Writing a datamanagement section or a data management plan – Durrer Center can help you!
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Data management as part of good research
Successful scientific research in life and health sciences depends on standardized and high-quality data. Currently, strategies to guarantee long-term data availability and accessibility for the scientific community at large are generally not well defined in ongoing and finalized research projects. Therefore, it is not transparent which data (and biomaterials) are already collected throughout the different Dutch cardiology centers and how these data could be accessed by external investigators. Data reusability is therefore limited, despite its potential of contributing to the achievement of other research goals beyond the original objectives of a study.
Nowadays, many funding agencies (e.g. ZonMw, NWO, KWF, Hartstichting) request research data that emerges from publicly funded research to become freely and sustainably available for other researchers. Consideration is given to aspects such as privacy, data security, ethical issues, property rights and commercial interests.
Overall, the data management policy of the funding programs consists of two steps:
1. A data management section in the research proposal in which the researcher should answer several questions on this topic. The most important aim of the data management section in the proposal is to enhance awareness among researchers on data management. Examples of these questions are:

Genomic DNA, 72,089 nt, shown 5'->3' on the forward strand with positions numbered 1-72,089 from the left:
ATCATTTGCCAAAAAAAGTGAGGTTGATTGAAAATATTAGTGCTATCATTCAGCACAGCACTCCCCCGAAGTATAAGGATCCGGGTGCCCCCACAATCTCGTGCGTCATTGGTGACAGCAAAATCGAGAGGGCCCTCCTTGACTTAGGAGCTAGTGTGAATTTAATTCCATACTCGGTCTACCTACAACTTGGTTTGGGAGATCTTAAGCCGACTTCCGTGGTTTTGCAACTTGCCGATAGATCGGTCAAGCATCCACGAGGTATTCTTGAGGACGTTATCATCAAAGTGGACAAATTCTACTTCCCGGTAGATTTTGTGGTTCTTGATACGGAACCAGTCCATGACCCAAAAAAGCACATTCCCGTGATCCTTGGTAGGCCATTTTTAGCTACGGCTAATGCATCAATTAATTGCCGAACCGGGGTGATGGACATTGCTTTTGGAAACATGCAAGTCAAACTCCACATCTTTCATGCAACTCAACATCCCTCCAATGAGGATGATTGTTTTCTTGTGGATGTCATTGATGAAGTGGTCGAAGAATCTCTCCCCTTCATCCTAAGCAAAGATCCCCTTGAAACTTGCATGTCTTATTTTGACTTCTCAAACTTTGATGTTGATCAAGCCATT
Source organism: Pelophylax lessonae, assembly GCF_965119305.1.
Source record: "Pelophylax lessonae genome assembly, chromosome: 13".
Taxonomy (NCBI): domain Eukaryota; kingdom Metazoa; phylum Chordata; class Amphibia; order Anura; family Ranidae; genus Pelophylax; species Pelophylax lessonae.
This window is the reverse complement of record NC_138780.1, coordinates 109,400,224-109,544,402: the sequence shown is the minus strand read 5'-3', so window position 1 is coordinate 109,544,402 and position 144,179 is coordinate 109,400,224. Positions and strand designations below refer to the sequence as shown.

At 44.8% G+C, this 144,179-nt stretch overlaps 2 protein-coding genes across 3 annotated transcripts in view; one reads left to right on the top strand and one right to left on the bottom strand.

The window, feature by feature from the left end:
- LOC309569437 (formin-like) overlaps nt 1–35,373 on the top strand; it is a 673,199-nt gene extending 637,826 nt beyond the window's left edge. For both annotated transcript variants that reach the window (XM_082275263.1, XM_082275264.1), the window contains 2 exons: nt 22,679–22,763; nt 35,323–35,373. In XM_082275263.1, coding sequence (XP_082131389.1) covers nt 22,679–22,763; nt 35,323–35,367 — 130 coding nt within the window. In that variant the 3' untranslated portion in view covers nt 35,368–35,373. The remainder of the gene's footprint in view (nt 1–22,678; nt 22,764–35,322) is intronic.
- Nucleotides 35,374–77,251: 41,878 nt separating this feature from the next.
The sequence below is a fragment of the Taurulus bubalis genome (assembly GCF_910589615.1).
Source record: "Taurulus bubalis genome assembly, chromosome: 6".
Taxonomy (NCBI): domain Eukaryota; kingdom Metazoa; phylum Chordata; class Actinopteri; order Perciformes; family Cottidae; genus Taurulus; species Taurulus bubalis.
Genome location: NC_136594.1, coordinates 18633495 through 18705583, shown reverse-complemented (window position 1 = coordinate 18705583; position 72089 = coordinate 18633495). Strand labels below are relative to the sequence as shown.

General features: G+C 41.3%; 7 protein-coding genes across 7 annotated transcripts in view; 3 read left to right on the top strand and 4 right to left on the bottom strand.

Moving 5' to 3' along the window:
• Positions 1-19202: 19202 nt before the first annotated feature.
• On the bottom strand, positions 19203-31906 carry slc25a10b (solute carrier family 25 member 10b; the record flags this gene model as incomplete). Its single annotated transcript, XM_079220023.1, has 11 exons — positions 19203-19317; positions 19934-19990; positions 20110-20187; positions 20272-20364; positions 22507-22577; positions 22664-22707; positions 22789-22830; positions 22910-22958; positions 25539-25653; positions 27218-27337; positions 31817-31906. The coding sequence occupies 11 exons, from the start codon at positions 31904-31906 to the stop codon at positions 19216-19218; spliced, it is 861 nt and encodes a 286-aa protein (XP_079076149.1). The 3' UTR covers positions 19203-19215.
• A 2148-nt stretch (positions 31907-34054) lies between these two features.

a. Will data be collected or generated that are suitable for reuse?
b. Which facilities (ICT, (secure) archive or legal expertise) are expected to be needed for the storage of data during and after the conclusion of the research project?
c. Will a data manager/steward be involved in your research?
d. What budget should be reserved for data management?
These are some examples of questions to be answered in the data management section of a research proposal. These questions differ among the funding programs.
2. A Data Management Plan (DMP) that must be submitted after the research proposal has been awarded funding (most funding programs expect the data management plan to be submitted within six months after a project gets awarded). Funding programs request researchers to draft a DMP to ensure that data will be stored according the FAIR (Findable, Accessible, Interoperable and Re-usable) principles for scientific data management.
As part of making research data FAIR, a DMP should include information on:
a) the handling of research data during and after the end of the project
b) what data will be collected, processed and/or generated
c) which methodology and standards will be applied
d) whether data will be shared/made open access and
e) how data will be curated and preserved (including after the end of the project).
If you need to write a data management section or draft a DMP, Durrer Center can help you.
Durrer Center can also support you (in close cooperation with TraIT) in setting up an infrastructure for collection and (longterm) storage of data, biomaterials and images.
Please contact firstname.lastname@example.org and we will discuss the best option to provide support to you.